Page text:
Skip to main content
You are the owner of this article.
You have permission to edit this article.
Edit
Officers’ testimony on Thursday differs from RPD account of police shooting on New Year’s Eve

Officers’ testimony on Thursday differs from RPD account of police shooting on New Year’s Eve

{{featured_button_text}}

Testimony in court on Thursday from two Richmond police officers does not support the official account provided by the department about the shooting of a man on New Year’s Eve.

Orlando Carter Jr., 27, was shot by an officer after a vehicle pursuit through Richmond’s East End that ended in the parking lot of Oliver Crossing Apartments in the 1300 block of Coalter Street. The incident unfolded just after 5 p.m. on Dec. 31.

Carter’s attorney, Katherine Poindexter, said in court that Carter was shot three times in the back. Richmond police have declined to say how many times he was shot or in what part of his body.

On the night of the shooting, at the scene, Police Chief Gerald Smith said the sole occupant of the car that officers had been pursuing, later identified as Carter, “exited the vehicle with a weapon in hand” and then “attempted to flee, approaching the officers, and pointed the gun at an officer.”

In a subsequent news release, five days after the shooting, the department reiterated that Carter “exited the car with a firearm, attempted to flee and pointed a firearm at Officer Ja-Ontay Wilson,” who shot Carter.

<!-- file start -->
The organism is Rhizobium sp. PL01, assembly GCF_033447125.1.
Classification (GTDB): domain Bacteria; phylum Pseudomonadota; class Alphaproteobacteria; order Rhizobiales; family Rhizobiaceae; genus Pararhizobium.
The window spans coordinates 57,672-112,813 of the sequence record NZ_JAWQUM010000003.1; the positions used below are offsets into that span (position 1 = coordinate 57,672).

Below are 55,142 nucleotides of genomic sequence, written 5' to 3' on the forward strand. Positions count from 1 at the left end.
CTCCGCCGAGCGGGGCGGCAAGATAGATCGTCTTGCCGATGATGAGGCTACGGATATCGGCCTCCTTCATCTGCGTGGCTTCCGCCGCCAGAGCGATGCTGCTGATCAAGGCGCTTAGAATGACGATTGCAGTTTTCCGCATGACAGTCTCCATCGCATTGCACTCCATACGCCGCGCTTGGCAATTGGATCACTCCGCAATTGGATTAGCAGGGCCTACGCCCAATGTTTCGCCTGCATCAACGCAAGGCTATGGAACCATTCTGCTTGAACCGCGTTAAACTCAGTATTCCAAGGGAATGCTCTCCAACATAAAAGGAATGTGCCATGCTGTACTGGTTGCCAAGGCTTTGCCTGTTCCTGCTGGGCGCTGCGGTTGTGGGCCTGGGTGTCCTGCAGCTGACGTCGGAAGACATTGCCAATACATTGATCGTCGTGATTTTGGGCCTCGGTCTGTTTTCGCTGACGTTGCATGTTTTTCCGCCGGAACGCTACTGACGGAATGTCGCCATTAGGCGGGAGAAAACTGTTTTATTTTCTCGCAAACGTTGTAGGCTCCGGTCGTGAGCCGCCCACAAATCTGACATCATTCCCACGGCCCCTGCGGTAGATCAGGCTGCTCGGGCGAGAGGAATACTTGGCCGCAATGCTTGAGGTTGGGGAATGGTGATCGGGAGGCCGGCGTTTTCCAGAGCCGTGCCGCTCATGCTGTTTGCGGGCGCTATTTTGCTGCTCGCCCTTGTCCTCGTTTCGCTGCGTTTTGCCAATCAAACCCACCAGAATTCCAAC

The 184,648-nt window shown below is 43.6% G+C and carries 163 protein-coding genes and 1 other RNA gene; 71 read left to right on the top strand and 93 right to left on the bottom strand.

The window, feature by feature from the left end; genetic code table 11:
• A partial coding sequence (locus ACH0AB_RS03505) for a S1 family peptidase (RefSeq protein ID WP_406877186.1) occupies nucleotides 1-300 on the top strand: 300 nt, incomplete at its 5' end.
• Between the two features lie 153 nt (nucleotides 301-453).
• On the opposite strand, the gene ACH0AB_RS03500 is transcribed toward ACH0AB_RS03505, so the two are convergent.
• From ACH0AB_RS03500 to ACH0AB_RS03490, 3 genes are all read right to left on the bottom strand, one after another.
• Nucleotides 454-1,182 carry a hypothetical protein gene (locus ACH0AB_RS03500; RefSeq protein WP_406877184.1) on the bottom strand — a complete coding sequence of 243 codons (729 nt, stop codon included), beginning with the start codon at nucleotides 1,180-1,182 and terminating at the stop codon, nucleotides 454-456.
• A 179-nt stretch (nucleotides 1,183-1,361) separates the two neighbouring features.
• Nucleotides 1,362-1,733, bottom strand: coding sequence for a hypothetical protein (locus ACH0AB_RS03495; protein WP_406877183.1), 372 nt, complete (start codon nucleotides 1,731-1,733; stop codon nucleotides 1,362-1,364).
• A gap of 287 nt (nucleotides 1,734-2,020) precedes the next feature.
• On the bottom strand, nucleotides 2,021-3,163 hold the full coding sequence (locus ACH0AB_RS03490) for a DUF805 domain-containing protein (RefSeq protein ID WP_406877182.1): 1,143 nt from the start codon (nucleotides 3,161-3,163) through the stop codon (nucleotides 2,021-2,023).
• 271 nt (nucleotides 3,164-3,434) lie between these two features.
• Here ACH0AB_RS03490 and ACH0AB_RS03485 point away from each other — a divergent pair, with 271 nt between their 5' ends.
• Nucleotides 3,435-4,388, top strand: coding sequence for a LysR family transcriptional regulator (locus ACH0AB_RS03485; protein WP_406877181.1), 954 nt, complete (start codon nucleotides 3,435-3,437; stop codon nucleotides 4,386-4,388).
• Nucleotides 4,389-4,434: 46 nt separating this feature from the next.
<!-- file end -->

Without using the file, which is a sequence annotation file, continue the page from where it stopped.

Smith said in a statement Thursday evening: “RPD stands by its earlier statements. We believe it would be improper to provide additional statements until all evidence in this matter has been heard. As such, RPD does not comment on pending prosecutions.”

Testimony by two officers during a preliminary hearing on Thursday was in conflict with the previous accounts. Officer Wilson did not testify Thursday.

Neither officer Dominic Rivera nor officer Moses Railey — who were on the scene when the shooting occurred — testified to seeing Carter holding or pointing a weapon during the encounter. Both said a gun, which had a “distinct purple grip” and black slide, fell from Carter’s lap or from the vehicle.

“He didn’t hold the gun?” Poindexter, the attorney representing Carter, asked Rivera about her client.

“No. It fell out of his lap,” Rivera responded.

After several other questions, Poindexter asked Rivera: “Did Mr. Carter ever wield his gun and shoot it?”

“No,” Rivera said.

Railey, who was is a separate patrol car from Rivera, said he heard “metal hit the ground,” alerting him that a gun had fallen from Carter’s vehicle.

“I don’t remember him picking up the firearm,” Railey said.

Rivera and Railey said that after Wilson fired three shots, the purple and black gun was about 5 feet from where Carter fell and where the gun had initially fallen. The gun was recovered from the scene by officer Stephen Butler, who testified that he arrived on the scene after the shooting.

Rivera had been driving a patrol car, with Wilson in the passenger seat. They had joined in the pursuit of Carter’s gray sedan behind Railey and his partner, who had attempted to stop Carter around 20th Street and Fairmont Avenue after Carter “blew a stop sign.”

Railey said Carter’s vehicle caught their attention because it didn’t have its headlights on and it was getting dark. Rivera told the court it was daylight when the pursuit occurred.